Roof Maintenance - Make It Last!

It can be argued that the roof is the most important part of your house. It shields you from rain, snow, hail and sleet and deflects damaging UV rays. In exchange for protecting you from harm, your roof takes a beating. It’s vulnerable to the elements, and it must remain watertight to safeguard the rest of your home’s structure.

Adequate design and proper installation are the first steps in making sure that your roof does its job well, but maintenance is crucial for helping it last as long as possible. Even though you can’t see the top of your house very well, you need to be aware of potential problems and perform proper maintenance on your roof.

According to U.S. News, this is how long you can expect your roof to last with the right maintenance:
• Slate, copper and tile – 50 or more years
• Wood shake – 30 years
• Fiber cement shingles – 25 years
• Asphalt shingles – 20 years

Maintenance for All Types of Roofing

We will discuss maintenance tips for specific types of roofing later in this article. However, there are some guidelines that you should follow no matter what your roof is made of.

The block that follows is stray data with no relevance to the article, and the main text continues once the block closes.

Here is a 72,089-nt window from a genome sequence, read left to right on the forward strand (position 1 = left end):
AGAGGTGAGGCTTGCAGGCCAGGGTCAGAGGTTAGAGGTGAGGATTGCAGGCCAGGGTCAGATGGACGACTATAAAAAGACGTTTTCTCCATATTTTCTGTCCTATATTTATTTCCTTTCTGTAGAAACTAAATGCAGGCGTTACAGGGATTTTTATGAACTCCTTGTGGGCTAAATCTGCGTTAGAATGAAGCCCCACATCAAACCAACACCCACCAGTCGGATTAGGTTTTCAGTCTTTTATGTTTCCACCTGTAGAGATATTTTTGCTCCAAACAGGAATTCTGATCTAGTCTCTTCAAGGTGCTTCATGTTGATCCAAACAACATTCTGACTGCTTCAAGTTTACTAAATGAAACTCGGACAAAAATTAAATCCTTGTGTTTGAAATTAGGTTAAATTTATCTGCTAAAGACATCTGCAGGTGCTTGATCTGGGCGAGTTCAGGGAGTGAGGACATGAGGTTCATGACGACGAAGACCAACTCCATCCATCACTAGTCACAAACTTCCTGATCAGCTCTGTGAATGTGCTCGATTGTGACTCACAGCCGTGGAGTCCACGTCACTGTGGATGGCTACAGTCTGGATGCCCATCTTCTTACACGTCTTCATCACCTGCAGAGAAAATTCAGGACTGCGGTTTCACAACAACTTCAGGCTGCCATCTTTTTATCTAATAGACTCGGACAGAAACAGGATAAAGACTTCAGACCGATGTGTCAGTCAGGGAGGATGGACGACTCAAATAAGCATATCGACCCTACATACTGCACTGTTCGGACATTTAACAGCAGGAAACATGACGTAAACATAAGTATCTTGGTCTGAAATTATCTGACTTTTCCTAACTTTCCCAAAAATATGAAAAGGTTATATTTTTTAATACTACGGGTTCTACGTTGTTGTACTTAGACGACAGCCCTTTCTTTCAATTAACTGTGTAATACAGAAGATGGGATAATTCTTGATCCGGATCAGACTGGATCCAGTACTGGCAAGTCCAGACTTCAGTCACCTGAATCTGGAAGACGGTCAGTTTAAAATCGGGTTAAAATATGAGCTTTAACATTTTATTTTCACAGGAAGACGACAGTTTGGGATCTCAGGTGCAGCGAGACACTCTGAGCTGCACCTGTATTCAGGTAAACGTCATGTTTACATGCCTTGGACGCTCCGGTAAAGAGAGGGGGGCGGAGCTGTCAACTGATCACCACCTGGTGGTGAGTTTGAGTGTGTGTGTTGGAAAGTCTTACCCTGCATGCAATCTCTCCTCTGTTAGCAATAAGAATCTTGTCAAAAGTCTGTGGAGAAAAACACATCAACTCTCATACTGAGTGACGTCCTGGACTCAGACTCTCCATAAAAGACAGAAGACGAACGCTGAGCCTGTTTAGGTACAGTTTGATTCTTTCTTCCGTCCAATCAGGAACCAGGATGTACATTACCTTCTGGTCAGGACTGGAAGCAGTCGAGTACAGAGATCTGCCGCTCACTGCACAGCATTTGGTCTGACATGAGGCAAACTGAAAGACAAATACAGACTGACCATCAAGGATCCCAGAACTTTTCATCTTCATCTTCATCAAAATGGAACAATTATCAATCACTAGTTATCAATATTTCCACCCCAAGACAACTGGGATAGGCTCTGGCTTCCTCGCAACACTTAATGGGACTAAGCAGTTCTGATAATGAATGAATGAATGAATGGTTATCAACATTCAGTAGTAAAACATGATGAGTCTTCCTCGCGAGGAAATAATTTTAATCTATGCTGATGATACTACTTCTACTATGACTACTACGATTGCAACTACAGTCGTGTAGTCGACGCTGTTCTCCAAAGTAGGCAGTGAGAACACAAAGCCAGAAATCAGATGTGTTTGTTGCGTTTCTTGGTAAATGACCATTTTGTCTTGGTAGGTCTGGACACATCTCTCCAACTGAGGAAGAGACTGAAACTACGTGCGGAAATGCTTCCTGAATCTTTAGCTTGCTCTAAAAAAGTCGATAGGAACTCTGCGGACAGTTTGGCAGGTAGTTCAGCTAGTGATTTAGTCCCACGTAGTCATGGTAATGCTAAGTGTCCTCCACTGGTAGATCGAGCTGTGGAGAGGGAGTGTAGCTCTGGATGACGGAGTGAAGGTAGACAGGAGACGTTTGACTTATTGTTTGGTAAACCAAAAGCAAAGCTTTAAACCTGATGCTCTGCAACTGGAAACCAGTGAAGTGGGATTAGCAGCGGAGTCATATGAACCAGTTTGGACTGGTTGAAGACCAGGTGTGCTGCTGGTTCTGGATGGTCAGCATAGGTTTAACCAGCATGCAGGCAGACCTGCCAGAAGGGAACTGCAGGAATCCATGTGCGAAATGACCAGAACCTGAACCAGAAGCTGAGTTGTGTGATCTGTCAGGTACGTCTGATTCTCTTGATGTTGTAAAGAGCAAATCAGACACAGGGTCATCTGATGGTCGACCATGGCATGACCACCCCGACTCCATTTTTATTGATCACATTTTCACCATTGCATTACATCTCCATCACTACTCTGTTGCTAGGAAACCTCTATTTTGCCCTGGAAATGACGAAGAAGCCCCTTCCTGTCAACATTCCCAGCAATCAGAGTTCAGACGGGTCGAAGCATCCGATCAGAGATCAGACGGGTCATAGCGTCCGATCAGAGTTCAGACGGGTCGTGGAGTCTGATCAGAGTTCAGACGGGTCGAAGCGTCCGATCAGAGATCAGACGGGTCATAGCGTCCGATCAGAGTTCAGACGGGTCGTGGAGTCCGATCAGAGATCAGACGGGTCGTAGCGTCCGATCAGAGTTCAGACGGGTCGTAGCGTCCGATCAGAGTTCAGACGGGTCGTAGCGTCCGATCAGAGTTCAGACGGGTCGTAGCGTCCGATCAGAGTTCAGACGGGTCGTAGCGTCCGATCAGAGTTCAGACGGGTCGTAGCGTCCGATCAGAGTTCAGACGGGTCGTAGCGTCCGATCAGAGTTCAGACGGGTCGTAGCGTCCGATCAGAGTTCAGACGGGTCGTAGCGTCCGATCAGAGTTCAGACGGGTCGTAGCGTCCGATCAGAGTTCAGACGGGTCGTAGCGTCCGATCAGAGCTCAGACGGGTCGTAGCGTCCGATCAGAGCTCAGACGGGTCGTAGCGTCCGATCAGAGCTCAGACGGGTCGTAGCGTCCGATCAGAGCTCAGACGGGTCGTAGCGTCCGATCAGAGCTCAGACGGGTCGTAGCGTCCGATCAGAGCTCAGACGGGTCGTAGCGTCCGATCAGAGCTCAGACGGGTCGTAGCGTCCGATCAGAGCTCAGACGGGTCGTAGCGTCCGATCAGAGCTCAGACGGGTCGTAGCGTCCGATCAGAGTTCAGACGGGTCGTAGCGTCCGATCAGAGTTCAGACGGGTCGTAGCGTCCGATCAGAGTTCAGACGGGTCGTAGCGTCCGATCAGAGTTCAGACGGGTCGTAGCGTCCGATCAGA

Keep Your Roof Free of Debris

Leaves, trash and pine straw can accumulate on top of your house. This can be more of an issue after a storm. Also, detritus may gather around projections on your roof, such as a chimney or dryer vent.

When material piles up on your roof, it can absorb water, causing the roof underneath it to rot. As debris collects on tile roofing, it can become unsightly and contribute to mold and mildew growth. It can also make water back up into your home, leading to interior damage.

Clear debris using a leaf blower, your hands or a soft brush or broom. Be gentle when working with asphalt tiles because they are especially prone to damage.

Inspect the Roof for Lichen, Moss, Mildew and Algae

Although eco-friendly “green” roofs are a popular trend, most people don’t want plants growing on their roofing materials. Moss and algae can weaken asphalt shingles, making them more likely to blow off in a storm. This growth can also make any type of roof slippery, creating a hazard when you or a professional gets up there for an inspection.

Check the Flashing

Flashing is vital for weatherproofing your roof. It protects the valleys and intersections where opposing surfaces meet. It’s typically found at the shingle line and around chimneys, skylights, dormer windows and vent pipes. Although it’s usually made from metal, flashing can be composed of rubber or plastic. Inspect it for cracks, openings, algae and moss.

Examine the Tiles

Whatever they’re made of, roof tiles should not be cracked, chipped or loose. Damaged and missing shingles usually need to be replaced. Loose shingles should be properly re-affixed.

Inspect the Gutters

The gutters provide proper drainage so that water doesn’t build up and affect the roof or its underlayment. Depending on how much debris collects on your roof, you should check the gutters every three to six months.